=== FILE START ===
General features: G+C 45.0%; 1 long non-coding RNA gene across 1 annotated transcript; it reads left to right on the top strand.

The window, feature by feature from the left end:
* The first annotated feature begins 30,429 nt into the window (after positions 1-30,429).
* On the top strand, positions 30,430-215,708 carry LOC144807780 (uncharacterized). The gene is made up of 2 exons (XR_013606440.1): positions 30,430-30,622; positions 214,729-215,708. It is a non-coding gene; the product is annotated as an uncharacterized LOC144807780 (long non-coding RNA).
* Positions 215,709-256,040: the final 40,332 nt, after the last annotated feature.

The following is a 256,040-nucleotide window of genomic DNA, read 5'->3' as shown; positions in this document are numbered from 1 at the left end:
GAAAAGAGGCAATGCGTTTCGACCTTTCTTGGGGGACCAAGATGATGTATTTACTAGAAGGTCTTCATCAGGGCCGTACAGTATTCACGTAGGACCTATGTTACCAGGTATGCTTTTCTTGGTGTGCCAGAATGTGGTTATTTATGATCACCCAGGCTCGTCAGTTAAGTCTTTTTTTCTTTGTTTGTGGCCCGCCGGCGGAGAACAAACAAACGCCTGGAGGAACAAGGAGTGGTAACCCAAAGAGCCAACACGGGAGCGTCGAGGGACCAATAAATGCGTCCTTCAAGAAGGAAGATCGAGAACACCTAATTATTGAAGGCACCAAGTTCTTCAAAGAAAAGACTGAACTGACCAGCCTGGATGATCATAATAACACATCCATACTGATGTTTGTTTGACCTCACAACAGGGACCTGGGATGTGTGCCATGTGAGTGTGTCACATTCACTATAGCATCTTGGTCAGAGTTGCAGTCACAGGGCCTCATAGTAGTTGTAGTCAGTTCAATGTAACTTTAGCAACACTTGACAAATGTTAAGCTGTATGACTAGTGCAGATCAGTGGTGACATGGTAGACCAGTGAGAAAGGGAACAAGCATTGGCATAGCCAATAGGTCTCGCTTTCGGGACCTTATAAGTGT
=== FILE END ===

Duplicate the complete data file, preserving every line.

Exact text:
General features: G+C 45.0%; 1 long non-coding RNA gene across 1 annotated transcript; it reads left to right on the top strand.

The window, feature by feature from the left end:
* The first annotated feature begins 30,429 nt into the window (after positions 1-30,429).
* On the top strand, positions 30,430-215,708 carry LOC144807780 (uncharacterized). The gene is made up of 2 exons (XR_013606440.1): positions 30,430-30,622; positions 214,729-215,708. It is a non-coding gene; the product is annotated as an uncharacterized LOC144807780 (long non-coding RNA).
* Positions 215,709-256,040: the final 40,332 nt, after the last annotated feature.

The following is a 256,040-nucleotide window of genomic DNA, read 5'->3' as shown; positions in this document are numbered from 1 at the left end:
GAAAAGAGGCAATGCGTTTCGACCTTTCTTGGGGGACCAAGATGATGTATTTACTAGAAGGTCTTCATCAGGGCCGTACAGTATTCACGTAGGACCTATGTTACCAGGTATGCTTTTCTTGGTGTGCCAGAATGTGGTTATTTATGATCACCCAGGCTCGTCAGTTAAGTCTTTTTTTCTTTGTTTGTGGCCCGCCGGCGGAGAACAAACAAACGCCTGGAGGAACAAGGAGTGGTAACCCAAAGAGCCAACACGGGAGCGTCGAGGGACCAATAAATGCGTCCTTCAAGAAGGAAGATCGAGAACACCTAATTATTGAAGGCACCAAGTTCTTCAAAGAAAAGACTGAACTGACCAGCCTGGATGATCATAATAACACATCCATACTGATGTTTGTTTGACCTCACAACAGGGACCTGGGATGTGTGCCATGTGAGTGTGTCACATTCACTATAGCATCTTGGTCAGAGTTGCAGTCACAGGGCCTCATAGTAGTTGTAGTCAGTTCAATGTAACTTTAGCAACACTTGACAAATGTTAAGCTGTATGACTAGTGCAGATCAGTGGTGACATGGTAGACCAGTGAGAAAGGGAACAAGCATTGGCATAGCCAATAGGTCTCGCTTTCGGGACCTTATAAGTGT